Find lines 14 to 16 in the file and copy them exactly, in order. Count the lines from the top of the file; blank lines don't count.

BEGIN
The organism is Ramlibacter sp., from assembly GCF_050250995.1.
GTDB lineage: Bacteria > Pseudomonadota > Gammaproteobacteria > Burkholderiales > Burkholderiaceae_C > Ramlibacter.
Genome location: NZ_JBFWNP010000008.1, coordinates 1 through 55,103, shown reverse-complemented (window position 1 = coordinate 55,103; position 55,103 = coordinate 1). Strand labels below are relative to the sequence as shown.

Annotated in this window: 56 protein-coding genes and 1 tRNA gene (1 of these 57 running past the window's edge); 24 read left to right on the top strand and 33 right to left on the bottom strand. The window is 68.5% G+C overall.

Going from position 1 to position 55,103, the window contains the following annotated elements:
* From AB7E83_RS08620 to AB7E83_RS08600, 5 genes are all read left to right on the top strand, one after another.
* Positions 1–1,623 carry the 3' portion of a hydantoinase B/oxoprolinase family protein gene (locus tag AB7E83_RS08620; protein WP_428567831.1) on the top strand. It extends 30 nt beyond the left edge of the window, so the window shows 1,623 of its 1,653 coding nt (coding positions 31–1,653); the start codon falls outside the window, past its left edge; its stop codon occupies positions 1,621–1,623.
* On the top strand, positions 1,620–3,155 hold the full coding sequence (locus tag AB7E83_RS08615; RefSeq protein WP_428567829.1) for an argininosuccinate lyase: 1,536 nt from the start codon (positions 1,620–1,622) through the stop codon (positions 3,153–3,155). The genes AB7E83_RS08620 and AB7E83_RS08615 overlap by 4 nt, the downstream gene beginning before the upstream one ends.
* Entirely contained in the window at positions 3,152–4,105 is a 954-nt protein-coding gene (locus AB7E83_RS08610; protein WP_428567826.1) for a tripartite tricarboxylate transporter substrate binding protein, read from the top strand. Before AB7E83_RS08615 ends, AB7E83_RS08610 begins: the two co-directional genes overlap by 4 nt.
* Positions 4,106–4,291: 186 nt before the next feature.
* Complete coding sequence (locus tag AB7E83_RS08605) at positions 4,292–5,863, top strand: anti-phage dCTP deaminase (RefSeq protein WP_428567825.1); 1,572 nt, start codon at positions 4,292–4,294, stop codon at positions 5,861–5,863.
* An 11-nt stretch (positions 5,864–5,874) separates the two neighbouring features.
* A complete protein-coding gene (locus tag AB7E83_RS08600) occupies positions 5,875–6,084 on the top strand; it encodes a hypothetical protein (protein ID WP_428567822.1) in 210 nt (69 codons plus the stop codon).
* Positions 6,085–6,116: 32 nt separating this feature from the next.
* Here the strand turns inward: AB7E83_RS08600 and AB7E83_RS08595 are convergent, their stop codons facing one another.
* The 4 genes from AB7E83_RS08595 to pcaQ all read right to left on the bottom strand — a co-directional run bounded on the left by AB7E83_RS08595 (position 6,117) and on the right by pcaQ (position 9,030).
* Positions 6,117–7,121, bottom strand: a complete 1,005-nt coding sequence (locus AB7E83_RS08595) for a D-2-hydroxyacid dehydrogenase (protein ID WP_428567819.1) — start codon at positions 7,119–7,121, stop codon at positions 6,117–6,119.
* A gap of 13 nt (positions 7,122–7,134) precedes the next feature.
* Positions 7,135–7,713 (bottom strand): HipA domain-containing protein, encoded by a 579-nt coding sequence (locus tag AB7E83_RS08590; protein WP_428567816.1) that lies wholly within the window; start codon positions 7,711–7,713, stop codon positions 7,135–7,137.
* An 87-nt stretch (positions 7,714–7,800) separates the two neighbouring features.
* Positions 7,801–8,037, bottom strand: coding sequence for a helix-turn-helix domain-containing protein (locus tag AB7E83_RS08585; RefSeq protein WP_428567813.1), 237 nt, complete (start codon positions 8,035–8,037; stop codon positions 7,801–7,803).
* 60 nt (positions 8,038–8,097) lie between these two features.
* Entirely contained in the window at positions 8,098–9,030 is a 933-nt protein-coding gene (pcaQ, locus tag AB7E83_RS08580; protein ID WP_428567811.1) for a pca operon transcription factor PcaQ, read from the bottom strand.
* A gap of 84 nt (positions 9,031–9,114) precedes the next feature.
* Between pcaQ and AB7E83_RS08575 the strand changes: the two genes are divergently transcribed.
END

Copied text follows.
* Positions 6,085–6,116: 32 nt separating this feature from the next.
* Here the strand turns inward: AB7E83_RS08600 and AB7E83_RS08595 are convergent, their stop codons facing one another.
* The 4 genes from AB7E83_RS08595 to pcaQ all read right to left on the bottom strand — a co-directional run bounded on the left by AB7E83_RS08595 (position 6,117) and on the right by pcaQ (position 9,030).